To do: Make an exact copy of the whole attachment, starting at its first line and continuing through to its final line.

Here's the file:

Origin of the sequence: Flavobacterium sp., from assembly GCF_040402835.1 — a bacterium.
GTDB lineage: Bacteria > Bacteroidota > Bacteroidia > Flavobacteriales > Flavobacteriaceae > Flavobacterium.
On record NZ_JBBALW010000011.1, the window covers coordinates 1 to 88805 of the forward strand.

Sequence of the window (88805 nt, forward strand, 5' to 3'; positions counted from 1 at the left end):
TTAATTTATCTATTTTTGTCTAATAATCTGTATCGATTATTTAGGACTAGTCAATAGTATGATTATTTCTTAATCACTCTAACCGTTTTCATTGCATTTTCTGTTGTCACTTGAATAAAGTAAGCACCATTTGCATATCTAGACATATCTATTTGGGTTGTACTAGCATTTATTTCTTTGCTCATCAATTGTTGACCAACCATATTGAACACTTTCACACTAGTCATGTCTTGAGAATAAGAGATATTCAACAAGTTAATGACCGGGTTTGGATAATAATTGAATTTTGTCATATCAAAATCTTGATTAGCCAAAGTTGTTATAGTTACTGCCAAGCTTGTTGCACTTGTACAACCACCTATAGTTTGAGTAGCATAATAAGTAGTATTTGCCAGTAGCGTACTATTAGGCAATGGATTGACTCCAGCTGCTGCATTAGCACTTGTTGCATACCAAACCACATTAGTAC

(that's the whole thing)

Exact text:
Origin of the sequence: Flavobacterium sp., from assembly GCF_040402835.1 — a bacterium.
GTDB lineage: Bacteria > Bacteroidota > Bacteroidia > Flavobacteriales > Flavobacteriaceae > Flavobacterium.
On record NZ_JBBALW010000011.1, the window covers coordinates 1 to 88805 of the forward strand.

Sequence of the window (88805 nt, forward strand, 5' to 3'; positions counted from 1 at the left end):
TTAATTTATCTATTTTTGTCTAATAATCTGTATCGATTATTTAGGACTAGTCAATAGTATGATTATTTCTTAATCACTCTAACCGTTTTCATTGCATTTTCTGTTGTCACTTGAATAAAGTAAGCACCATTTGCATATCTAGACATATCTATTTGGGTTGTACTAGCATTTATTTCTTTGCTCATCAATTGTTGACCAACCATATTGAACACTTTCACACTAGTCATGTCTTGAGAATAAGAGATATTCAACAAGTTAATGACCGGGTTTGGATAATAATTGAATTTTGTCATATCAAAATCTTGATTAGCCAAAGTTGTTATAGTTACTGCCAAGCTTGTTGCACTTGTACAACCACCTATAGTTTGAGTAGCATAATAAGTAGTATTTGCCAGTAGCGTACTATTAGGCAATGGATTGACTCCAGCTGCTGCATTAGCACTTGTTGCATACCAAACCACATTAGTAC